Netflix’s ‘Vikings: Valhalla’ Flourishes With Impressive Performances

key art for Vikings: Valhalla

Netflix’s Vikings: Valhalla is worth watching for a myriad of reasons, but primarily for its riveting character arcs. It’s a quiet excavation of faith and allegiances, but an exciting time no less in the world-building it’s slowly getting to. The Vikings era isn’t my cup of tea, and I’ll be frank in admitting that I was initially drawn to watch because of the cast, but still, despite my initial hesitations, for the most part, the series manages to pull you in.

The same can’t be said for people who are (were) fans of the original series the show is a spin-off/sequel of (we’ll let them tell you), but if you’re new to the world and wondering if it’ll be gripping, the answer is a likely yes. This cast deserves your attention, and from the first episode, it’s likely that they’ll have it.

The official synopsis reads:

Set over a thousand years ago in the early 11th century, VIKINGS: VALHALLA chronicles the heroic adventures of some of the most famous Vikings who ever lived — the legendary explorer Leif Eriksson (Sam Corlett), his fiery and headstrong sister Freydis Eriksdotter (Frida Gustavsson), and the ambitious Nordic prince Harald Sigurdsson (Leo Suter). As tensions between the Vikings and the English royals reach a bloody breaking point and as the Vikings themselves clash over their conflicting Christian and pagan beliefs, these three Vikings begin an epic journey that will take them across oceans and through battlefields, from Kattegat to England and beyond, as they fight for survival and glory.

VIKINGS: VALHALLA, set over a hundred years after the end of the original VIKINGS series, is a new adventure that blends historical authenticity and drama with gritty, immersive action. From showrunner and executive producer Jeb Stuart, VALHALLA is also executive produced by Morgan O’Sullivan, Michael Hirst, Sheila Hockin, Steve Stark, James Flynn, John Weber, Sherry Marsh and Alan Gasmer, Paul Buccieri, and also stars Bradley Freegard, Jóhannes Haukur Jóhannesson, Caroline Henderson, Laura Berlin, and David Oakes.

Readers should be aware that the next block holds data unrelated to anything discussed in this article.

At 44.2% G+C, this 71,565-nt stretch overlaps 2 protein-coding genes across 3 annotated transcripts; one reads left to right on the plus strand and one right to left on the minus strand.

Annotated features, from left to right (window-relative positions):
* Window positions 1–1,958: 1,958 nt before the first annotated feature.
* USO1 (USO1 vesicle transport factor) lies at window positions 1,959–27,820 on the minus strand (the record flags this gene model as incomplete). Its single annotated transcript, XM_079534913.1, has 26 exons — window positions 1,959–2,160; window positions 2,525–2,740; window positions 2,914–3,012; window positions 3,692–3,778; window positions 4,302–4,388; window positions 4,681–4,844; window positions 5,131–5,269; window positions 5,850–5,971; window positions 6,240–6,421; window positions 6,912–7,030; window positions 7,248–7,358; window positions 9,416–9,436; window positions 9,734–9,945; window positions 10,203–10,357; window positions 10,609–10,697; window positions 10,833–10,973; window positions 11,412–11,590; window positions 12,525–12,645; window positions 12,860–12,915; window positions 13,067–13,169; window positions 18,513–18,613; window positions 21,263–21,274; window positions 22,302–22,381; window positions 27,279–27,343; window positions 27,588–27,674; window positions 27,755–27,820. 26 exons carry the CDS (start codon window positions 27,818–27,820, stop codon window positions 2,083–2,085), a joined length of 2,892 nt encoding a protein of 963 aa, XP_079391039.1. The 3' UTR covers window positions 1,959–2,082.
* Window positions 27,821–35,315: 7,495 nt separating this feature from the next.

Moreover, for our frequent readers who are generally more interested in character dynamics and romance. Vikings: Valhalla features both with multi-dimensional women and men who are doing their part to grapple with their personal beliefs and the current desires they harbor. In which case, we’re thrilled to say that there are love stories within the series that might just be the reason you hit next on the episode.

If you’ve followed us before, then you know what we look for in a TV series—something that’s character-driven, engaging, and something with great performances. Vikings: Valhalla understands this all. It’s the kind of epic Netflix continues to excel at. (See, The Witcher.) What’s new and perhaps invented solely for television purposes is beautiful, and it works on this show best.

The performances on the show are especially worth noting. I was particularly impressed with almost all the cast members, especially those playing central roles, some of whom I’ve seen in other series, who’ve managed to escape into this role so effortlessly that it was hard to believe it’s the same people. If that’s not worthy of a chance then I don’t know what is.

In short, Vikings: Valhalla should be your next TV binge, and it’s one you won’t regret. For those potentially worried about the violent elements, it’s fairly tolerable still. And thus far, it isn’t gory for the sake of gore, but rather the violence understandably fits into the story.

Vikings: Valhalla is coming to Netflix on February 25.


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